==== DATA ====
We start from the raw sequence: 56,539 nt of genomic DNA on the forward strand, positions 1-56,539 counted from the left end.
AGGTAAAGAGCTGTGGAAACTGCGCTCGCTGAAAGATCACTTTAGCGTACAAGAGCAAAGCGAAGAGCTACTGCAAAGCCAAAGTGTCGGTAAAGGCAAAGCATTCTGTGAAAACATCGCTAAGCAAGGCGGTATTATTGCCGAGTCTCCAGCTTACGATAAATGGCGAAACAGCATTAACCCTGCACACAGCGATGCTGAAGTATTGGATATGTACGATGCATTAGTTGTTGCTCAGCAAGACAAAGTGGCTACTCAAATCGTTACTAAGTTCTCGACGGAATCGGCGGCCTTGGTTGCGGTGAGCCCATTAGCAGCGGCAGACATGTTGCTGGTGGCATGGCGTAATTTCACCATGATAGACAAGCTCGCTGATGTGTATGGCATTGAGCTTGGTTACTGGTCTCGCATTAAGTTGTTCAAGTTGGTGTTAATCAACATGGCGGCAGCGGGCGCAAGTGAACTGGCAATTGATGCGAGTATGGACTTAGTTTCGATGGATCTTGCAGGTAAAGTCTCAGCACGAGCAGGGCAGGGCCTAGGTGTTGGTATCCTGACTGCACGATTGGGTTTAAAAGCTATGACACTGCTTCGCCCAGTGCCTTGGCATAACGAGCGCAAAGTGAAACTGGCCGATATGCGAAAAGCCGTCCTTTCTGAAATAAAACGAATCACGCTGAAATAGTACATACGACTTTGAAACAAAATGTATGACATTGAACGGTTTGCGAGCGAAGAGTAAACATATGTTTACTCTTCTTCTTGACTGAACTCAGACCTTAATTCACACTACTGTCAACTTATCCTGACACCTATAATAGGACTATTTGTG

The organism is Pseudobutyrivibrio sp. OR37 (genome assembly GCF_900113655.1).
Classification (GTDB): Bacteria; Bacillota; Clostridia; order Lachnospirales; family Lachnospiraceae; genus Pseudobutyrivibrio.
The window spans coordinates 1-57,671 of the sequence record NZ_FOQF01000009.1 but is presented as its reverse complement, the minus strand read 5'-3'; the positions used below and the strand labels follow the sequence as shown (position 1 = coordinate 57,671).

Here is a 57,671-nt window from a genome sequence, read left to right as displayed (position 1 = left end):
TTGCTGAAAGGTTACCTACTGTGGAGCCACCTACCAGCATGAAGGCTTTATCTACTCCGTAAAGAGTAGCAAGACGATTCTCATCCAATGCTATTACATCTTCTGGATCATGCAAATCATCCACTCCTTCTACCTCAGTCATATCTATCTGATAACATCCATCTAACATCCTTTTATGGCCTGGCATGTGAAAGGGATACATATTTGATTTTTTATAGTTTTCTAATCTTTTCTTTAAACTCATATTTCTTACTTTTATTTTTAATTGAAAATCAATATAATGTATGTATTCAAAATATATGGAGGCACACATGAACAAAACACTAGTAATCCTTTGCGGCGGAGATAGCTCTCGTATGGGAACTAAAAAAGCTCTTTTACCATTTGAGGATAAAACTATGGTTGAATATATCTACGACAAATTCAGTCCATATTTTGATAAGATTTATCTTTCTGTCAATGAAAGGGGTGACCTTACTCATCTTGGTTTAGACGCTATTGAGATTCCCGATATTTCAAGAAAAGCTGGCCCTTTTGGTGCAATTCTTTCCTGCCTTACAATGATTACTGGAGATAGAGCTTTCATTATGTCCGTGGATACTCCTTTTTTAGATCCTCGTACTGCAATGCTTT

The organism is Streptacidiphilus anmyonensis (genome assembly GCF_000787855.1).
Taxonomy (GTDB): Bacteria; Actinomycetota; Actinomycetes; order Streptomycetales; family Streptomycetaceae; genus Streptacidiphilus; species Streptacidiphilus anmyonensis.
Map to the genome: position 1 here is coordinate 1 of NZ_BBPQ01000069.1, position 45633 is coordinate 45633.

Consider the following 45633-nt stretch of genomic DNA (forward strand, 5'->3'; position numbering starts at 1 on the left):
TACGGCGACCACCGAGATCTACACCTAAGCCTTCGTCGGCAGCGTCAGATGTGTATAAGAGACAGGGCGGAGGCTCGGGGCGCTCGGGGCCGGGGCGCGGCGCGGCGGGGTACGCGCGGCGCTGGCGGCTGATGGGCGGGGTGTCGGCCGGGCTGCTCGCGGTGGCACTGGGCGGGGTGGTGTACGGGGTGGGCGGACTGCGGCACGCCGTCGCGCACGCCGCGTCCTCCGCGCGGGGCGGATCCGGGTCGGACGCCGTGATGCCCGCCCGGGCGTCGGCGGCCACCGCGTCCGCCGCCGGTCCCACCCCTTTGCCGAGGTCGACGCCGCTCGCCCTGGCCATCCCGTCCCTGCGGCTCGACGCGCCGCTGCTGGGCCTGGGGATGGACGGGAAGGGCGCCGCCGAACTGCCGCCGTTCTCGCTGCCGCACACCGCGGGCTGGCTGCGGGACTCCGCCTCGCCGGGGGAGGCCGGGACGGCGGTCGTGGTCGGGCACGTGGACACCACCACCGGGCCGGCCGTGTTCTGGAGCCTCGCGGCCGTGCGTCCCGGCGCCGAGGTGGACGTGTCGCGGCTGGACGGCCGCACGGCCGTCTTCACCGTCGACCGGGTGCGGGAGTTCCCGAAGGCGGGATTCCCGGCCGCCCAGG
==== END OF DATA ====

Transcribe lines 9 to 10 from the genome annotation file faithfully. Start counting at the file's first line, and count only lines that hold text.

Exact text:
Taxonomy (GTDB): Bacteria; Actinomycetota; Actinomycetes; order Streptomycetales; family Streptomycetaceae; genus Streptacidiphilus; species Streptacidiphilus anmyonensis.
Map to the genome: position 1 here is coordinate 1 of NZ_BBPQ01000069.1, position 45633 is coordinate 45633.